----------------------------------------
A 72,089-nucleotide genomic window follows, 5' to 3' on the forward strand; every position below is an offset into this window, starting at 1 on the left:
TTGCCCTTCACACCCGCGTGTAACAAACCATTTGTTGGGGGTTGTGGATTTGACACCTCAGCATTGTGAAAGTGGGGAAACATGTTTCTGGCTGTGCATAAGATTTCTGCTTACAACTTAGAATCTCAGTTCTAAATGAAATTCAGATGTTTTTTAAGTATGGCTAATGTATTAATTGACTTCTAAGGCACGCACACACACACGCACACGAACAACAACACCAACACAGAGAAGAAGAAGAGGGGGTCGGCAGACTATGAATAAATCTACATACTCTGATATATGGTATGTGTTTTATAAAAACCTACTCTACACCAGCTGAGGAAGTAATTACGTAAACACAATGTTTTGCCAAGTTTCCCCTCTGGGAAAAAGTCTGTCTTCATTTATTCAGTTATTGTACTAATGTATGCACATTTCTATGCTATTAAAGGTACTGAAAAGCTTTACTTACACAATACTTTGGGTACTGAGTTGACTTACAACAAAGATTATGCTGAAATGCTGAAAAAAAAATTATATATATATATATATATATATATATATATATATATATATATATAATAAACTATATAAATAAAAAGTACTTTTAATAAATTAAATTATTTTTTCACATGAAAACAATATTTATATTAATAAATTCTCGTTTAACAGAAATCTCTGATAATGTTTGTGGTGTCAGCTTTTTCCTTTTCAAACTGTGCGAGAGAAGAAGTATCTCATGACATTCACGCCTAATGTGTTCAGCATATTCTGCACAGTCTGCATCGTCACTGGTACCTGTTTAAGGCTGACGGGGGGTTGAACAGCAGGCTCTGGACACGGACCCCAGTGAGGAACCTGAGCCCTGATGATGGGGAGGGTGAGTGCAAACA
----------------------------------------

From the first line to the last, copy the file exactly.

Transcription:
A 72,089-nucleotide genomic window follows, 5' to 3' on the forward strand; every position below is an offset into this window, starting at 1 on the left:
TTGCCCTTCACACCCGCGTGTAACAAACCATTTGTTGGGGGTTGTGGATTTGACACCTCAGCATTGTGAAAGTGGGGAAACATGTTTCTGGCTGTGCATAAGATTTCTGCTTACAACTTAGAATCTCAGTTCTAAATGAAATTCAGATGTTTTTTAAGTATGGCTAATGTATTAATTGACTTCTAAGGCACGCACACACACACGCACACGAACAACAACACCAACACAGAGAAGAAGAAGAGGGGGTCGGCAGACTATGAATAAATCTACATACTCTGATATATGGTATGTGTTTTATAAAAACCTACTCTACACCAGCTGAGGAAGTAATTACGTAAACACAATGTTTTGCCAAGTTTCCCCTCTGGGAAAAAGTCTGTCTTCATTTATTCAGTTATTGTACTAATGTATGCACATTTCTATGCTATTAAAGGTACTGAAAAGCTTTACTTACACAATACTTTGGGTACTGAGTTGACTTACAACAAAGATTATGCTGAAATGCTGAAAAAAAAATTATATATATATATATATATATATATATATATATATATATATATATAATAAACTATATAAATAAAAAGTACTTTTAATAAATTAAATTATTTTTTCACATGAAAACAATATTTATATTAATAAATTCTCGTTTAACAGAAATCTCTGATAATGTTTGTGGTGTCAGCTTTTTCCTTTTCAAACTGTGCGAGAGAAGAAGTATCTCATGACATTCACGCCTAATGTGTTCAGCATATTCTGCACAGTCTGCATCGTCACTGGTACCTGTTTAAGGCTGACGGGGGGTTGAACAGCAGGCTCTGGACACGGACCCCAGTGAGGAACCTGAGCCCTGATGATGGGGAGGGTGAGTGCAAACA